Of course, they could very well just make them special resource videos or television specials.

    Suddenly, I wonder if it'll be common to see new episodes on DVD (whether they're full half-hour episodes or just street stories) before the PBS broadcasts. It's been said that DVD sales have gone down and that digital is more popular, but I have faith that there'll still be DVDs. I wonder how long Warner Home Video's deal lasts (though I saw in one of the press releases that Time Warner also owns HBO, which I don't remember knowing until recently).
     
  12. zhelder

    zhelder New Member

    I just can't believe this. Sure, I love HBO, but a deal like this is antithetical to everything Sesame Street stands for (or at least used to pre-Barney).

    And they're licensing only 150 "old" episodes? I'll bet it's the same old stuff that's been available for years - 98% recent stuff that most people don't care about, and 2% "classic" episodes.

    The whole way this is being handled/spun is also a problem for me. Sesame Workshop waits until just before the expected start of the new season to drop this bomb, rather than give people some time to process and adjust to whet may be the biggest change to the show in its 46 years of existence. Then, they state that their output of the show will be "doubled", because they're producing 35 episodes instead of 18. But if the episode are cut to a half hour from an hour, isn't that actually less output? (And wasn't Season 45 twenty-six episodes?) Pure sneaky spin.

    It's outrageous that our gubment has cut public TV funding to the bone, and that's a big part of the problem, but there's other things that could've been done. I said it before, and I'll say it again:

    SESAME WORKSHOP, CREATE AN APP/SERVICE AND LICENSE YOUR ARCHIVES FOR STREAMING. PEOPLE WILL PAY $$$ FOR IT (MYSELF INCLUDED). DON'T WORRY SO MUCH ABOUT INCLUDING THE 4x SEASONS OF SESAME STREET. PUT UP THE CLASSIC STUFF. THE FIRST 20 SEASONS OF SESAME STREET. THE ENTIRE RUN OF THE ORIGINAL ELECTRIC COMPANY. 3-2-1 CONTACT. SQUARE ONE TV.

    Sorry, but I'm hopping mad about this deal. Sesame Street's been in a coma since 1993 when Around the Corner started, but now, I can truly say: RIP, Sesame Street (and PBS).
     
  13. minor muppetz

    minor muppetz Well-Known Member

    Well, I assume this means more original street stories, as opposed to a season of mostly new street stories and a small portion of recycled street stories from two seasons ago. We wouldn't get two street stories per hour-long episode (back in the pre-2002 days, there were occasionally episodes with two separate street stories, such as the season 12 heat wave episode where the first half hour focuses on the adults wanting to cheer up Oscar by bothering him, and then the second half where Mr. Rogers judges a race between Big Bird and Snuffy, or episode 3156 where the first half has Sherry Netherland wanting to find out the source of a squeaky sound at the Furry Arms Hotel, among other comical scenes there, and the second half has Gordon tutoring Carlos with science).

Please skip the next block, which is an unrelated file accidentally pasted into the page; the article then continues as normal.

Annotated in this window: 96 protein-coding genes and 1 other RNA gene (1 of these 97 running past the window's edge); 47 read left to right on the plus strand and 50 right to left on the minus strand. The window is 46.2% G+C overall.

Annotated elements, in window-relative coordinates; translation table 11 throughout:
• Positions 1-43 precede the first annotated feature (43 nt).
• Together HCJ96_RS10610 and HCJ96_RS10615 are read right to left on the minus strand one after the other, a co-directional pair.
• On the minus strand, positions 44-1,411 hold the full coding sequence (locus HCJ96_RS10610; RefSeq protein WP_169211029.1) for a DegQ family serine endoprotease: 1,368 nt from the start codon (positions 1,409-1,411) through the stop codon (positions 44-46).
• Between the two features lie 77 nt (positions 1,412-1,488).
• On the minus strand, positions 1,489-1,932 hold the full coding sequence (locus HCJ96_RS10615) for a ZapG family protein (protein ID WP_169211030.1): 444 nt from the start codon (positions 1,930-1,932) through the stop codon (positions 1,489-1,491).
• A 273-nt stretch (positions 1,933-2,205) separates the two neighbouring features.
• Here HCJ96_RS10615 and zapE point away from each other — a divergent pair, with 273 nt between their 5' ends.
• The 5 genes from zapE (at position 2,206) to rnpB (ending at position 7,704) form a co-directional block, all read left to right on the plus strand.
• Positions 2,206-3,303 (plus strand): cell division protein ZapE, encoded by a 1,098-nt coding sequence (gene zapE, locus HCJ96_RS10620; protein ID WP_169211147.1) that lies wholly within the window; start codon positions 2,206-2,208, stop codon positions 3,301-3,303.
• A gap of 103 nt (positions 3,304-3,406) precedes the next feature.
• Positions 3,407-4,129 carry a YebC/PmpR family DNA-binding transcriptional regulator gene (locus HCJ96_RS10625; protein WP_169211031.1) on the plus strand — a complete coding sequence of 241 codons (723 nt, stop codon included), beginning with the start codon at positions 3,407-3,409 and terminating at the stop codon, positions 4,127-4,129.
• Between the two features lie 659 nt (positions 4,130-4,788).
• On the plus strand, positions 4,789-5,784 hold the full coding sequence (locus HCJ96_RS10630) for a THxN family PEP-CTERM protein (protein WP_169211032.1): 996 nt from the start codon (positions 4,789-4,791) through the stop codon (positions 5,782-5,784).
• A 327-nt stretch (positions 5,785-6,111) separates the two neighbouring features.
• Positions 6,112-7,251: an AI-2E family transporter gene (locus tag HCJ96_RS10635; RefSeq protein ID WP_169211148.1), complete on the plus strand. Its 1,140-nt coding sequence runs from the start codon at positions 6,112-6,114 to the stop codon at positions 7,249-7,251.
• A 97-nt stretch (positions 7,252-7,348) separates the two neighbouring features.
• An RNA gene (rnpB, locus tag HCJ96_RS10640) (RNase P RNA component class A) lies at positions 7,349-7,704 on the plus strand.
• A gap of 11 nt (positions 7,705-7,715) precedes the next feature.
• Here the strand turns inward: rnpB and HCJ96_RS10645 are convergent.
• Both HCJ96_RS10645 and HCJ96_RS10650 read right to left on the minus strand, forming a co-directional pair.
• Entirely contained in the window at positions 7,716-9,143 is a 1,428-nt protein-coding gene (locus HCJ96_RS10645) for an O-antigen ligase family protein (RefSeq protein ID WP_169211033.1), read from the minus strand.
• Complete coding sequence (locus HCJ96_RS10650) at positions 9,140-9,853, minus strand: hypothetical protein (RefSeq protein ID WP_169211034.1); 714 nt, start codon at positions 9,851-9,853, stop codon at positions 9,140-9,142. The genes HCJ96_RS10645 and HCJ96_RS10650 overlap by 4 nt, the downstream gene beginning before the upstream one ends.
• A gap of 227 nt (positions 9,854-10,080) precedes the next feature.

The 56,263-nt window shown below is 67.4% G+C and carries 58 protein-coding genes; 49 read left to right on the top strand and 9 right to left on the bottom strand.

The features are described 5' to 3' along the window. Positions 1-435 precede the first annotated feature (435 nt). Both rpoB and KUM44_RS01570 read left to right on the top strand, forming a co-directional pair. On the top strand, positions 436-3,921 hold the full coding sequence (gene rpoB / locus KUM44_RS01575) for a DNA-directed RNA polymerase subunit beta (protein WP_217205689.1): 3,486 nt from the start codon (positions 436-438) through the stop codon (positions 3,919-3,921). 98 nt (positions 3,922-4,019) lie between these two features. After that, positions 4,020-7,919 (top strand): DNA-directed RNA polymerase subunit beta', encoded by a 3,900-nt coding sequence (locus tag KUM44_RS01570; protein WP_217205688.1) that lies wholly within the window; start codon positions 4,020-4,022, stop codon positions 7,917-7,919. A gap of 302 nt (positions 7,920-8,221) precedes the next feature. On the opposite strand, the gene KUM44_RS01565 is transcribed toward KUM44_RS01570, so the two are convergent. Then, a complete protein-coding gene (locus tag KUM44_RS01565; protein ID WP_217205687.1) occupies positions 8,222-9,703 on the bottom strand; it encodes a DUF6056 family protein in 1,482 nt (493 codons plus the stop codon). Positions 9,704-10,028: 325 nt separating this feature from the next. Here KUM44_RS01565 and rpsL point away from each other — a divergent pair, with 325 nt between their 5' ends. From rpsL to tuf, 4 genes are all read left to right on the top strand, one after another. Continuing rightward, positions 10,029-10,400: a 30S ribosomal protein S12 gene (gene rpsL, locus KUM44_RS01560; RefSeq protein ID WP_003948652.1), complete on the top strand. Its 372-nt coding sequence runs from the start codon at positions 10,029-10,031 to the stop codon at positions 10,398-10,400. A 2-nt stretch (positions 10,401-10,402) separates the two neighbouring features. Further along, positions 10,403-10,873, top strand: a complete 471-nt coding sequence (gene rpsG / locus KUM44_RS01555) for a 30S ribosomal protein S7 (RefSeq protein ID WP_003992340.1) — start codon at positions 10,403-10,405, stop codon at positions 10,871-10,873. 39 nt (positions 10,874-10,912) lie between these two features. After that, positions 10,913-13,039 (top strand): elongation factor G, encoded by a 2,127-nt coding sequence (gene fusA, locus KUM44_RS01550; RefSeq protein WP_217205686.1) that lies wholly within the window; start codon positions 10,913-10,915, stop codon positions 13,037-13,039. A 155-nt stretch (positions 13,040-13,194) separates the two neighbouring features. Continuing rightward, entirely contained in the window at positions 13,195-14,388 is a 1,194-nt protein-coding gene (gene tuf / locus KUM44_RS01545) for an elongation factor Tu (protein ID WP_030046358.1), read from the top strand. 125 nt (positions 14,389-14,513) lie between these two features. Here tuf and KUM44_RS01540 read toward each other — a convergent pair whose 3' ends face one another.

14. Oscarfan

    Oscarfan Well-Known Member

    Did they also tell you when the season is supposed to start? I'm assuming that since the hour-long shows are dropped on Nov 16, the new season starts then too.

    They kind of already do - Sesame Street GO. It's pretty much what you said though - mainly recent stuff with a couple dozen classic episodes.
     
  15. antsamthompson9

    antsamthompson9 Well-Known Member

    I'm friends with Chris Cerf on FB and here's what he says:
    It may surprise many of you that I'm very much in favor of the new arrangement. What a lot of those criticizing it are overlooking is that PBS has not provided significant funding for Sesame Street for years, despite stations' implying the contrary in their fundraising drives. Sure, if PBS didn't raise money from viewers, there probably would be no free place to view Sesame at all, so the public TV funding pitches aren't entirely misleading. But the fact remains that, right from the beginning, CTW (and now Sesame Workshop) has had to raise very significant funds from foundations, third-party agreements, and licensing arrangements just to keep Sesame Street on the air.

    The new HBO deal is a win-win, I think, because it permits Sesame Street to stay on PBS (and to be streamed free on PBS Kids); because it permits the Workshop to produce almost twice as many shows per season as they could otherwise have afforded to make; and because it provides SW with funding for additional educational TV series development beyond Sesame Street.
     
  16. D'Snowth

    D'Snowth Well-Known Member

    That's one of the main reasons my PBS stopped having pledge drives ten years ago, because they weren't bringing in as much funding as they were wanting (our minimum pledge amounts jumped up from $20 to $25 per person our last pledge drive) . . . and at that time, it was mainly because those Far Right fanatics were going around town and crying out, "Don't support PBS! It brainwashes r kidz to tink its ok 2 b gay n dey shud b frend wif gay peoplez!"